Okay, you probably get the picture. This isn’t just a fairytale retelling in a Regency setting, this is Disney’s Tangled, only with more grimy bits. It even has a bunch of ruffians who end up talking to Susanna about having a dream, when she tries to stop them from handing Gideon over for a reward. Instead of Maximus the horse, we have Beauty the dog who starts out the book by chasing Gideon. It even starts with the same line as the film!
Now, some people might find this cute. I did. At first. Then right about the moment when Gideon guesses for the second time where Susanna hid the necklace it started to grow old. When the head thug tells her to “Go. Live your dream.” I was so very close to giving up. If they’d sat in a boat on the way to Vauxhall watching the fireworks while gazing lovingly into each other's eyes, I definitely would have. It was a cute idea that went too far and is still hanging around right up to the end, which made this whole book a lot less enjoyable than it could have been.
Then again, Susanna is most definitely foolish beyond permission. I know she’s been sheltered by her mother’s overbearing protection, but really, can she possible be both incredibly naive and boldly reckless? I struggled to connect the girl who is almost sick at escaping to the retiring room at a garden party with the same one who runs off into the night with an unknown thief. The idea that she’s always been stubborn and headstrong really doesn’t fit in with the girl we first meet. Nor the dim-witted things she says when she and Gideon first start out on their adventure.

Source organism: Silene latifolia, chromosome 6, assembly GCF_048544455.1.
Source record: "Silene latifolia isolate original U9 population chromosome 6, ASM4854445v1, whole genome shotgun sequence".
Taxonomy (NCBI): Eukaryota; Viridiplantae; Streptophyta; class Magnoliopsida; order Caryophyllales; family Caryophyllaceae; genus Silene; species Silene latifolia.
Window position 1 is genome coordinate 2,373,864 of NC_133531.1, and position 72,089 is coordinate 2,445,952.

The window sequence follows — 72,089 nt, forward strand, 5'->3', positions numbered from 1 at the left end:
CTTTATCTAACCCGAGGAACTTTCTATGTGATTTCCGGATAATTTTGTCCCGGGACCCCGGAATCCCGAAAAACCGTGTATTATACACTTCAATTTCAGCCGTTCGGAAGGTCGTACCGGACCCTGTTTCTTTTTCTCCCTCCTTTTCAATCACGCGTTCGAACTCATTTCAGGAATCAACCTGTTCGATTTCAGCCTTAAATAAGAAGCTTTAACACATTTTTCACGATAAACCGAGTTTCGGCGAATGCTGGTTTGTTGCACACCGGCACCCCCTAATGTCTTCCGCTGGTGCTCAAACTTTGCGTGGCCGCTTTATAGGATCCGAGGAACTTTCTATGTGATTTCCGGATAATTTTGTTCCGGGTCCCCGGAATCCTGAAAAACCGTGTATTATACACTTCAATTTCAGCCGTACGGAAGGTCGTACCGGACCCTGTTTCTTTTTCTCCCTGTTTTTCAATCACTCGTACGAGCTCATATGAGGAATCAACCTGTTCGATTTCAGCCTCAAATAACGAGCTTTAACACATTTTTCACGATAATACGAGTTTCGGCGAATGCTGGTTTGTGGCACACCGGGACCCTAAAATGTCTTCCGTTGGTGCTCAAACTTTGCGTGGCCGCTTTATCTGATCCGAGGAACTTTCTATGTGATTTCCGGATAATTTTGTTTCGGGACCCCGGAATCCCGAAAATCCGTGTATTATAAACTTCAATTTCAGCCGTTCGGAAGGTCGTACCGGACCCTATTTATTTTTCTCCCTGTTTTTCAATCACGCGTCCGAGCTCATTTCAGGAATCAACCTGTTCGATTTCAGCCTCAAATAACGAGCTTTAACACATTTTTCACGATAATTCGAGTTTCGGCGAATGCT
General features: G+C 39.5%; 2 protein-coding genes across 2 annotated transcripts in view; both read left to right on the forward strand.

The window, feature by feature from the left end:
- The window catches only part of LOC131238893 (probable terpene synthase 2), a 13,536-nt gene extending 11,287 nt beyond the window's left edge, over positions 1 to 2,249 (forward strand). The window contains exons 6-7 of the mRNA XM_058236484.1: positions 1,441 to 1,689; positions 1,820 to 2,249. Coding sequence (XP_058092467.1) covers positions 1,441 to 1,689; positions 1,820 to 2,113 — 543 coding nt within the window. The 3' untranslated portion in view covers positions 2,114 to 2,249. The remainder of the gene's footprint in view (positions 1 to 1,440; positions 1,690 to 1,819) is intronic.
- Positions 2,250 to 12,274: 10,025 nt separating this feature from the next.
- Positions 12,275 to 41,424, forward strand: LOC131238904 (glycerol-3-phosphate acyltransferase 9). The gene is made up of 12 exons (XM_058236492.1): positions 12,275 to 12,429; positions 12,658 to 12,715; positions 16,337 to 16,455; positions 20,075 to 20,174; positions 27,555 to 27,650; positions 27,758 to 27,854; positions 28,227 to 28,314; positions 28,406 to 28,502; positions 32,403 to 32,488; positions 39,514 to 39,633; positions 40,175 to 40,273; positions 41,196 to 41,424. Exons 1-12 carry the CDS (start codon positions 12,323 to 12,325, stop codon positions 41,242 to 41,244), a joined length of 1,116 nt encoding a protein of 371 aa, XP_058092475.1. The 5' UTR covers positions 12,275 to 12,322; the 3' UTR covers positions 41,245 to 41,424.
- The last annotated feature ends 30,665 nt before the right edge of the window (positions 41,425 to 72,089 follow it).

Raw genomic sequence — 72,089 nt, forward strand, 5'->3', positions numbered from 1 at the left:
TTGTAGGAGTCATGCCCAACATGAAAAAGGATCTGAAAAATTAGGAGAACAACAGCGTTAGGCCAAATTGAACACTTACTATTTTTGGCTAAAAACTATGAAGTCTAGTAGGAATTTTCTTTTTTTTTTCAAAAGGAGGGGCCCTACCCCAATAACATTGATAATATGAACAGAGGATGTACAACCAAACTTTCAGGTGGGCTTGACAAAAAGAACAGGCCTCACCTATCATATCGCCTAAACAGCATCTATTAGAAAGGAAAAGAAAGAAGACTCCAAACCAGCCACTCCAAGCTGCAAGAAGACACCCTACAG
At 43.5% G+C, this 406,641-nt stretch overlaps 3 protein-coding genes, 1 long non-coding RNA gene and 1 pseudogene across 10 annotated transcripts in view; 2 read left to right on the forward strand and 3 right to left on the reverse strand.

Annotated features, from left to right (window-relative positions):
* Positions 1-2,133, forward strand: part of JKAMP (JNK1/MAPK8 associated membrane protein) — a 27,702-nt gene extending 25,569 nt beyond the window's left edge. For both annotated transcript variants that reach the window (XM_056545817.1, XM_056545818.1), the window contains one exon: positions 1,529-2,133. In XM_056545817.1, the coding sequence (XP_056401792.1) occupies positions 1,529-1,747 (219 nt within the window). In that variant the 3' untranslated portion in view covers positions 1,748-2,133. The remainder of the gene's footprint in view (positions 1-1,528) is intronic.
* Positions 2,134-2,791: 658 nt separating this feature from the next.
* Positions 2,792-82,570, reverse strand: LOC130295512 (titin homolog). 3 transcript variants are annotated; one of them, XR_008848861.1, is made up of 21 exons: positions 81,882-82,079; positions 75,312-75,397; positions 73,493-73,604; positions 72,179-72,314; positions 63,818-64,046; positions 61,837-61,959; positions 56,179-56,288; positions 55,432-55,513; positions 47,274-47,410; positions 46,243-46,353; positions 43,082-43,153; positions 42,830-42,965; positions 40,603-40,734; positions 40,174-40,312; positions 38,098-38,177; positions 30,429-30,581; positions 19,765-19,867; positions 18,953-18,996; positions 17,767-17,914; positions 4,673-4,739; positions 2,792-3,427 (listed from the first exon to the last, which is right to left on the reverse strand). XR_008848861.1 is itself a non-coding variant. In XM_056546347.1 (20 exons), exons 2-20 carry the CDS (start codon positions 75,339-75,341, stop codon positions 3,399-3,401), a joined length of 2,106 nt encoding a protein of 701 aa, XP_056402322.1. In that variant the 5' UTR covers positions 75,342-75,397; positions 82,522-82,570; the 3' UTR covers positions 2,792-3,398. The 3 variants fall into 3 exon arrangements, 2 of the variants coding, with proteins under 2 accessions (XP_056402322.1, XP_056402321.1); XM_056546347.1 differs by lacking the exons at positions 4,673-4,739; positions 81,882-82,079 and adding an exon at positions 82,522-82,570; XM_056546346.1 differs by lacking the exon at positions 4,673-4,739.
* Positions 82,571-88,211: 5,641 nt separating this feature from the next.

Gideon too suffers from being shoved into the Flynn Rider mould. I frequently wondered how he possibly managed to survive so long in London when he’s so very good at making enemies. Funny in a Disney film, but less workable in a book that’s trying to show off the dark side of Seven Dials. Considering how much I liked him in the last book ( Earls Just Want to Have Fun), I was a bit disappointed in him here. He seemed to have more integrity when dealing with Marlowe. Here he’s just too much the loveable rogue, always up to no good, but with a cheeky smile for the ladies. He even has a Smoulder Look.
As for the whole reason why Susanna wants to go to Vauxhall in the first place? Flimsy at best. Add in the lack of concern about how long she’s gone for… Well, let’s just say this book didn’t bowl me over. By the time I reached the (quite frankly ludicrous) plot with her mother I just gave up and hung on grimly for the end, just in case her hair turned magical and/or the chameleon turned up. I’m a little surprised that neither did.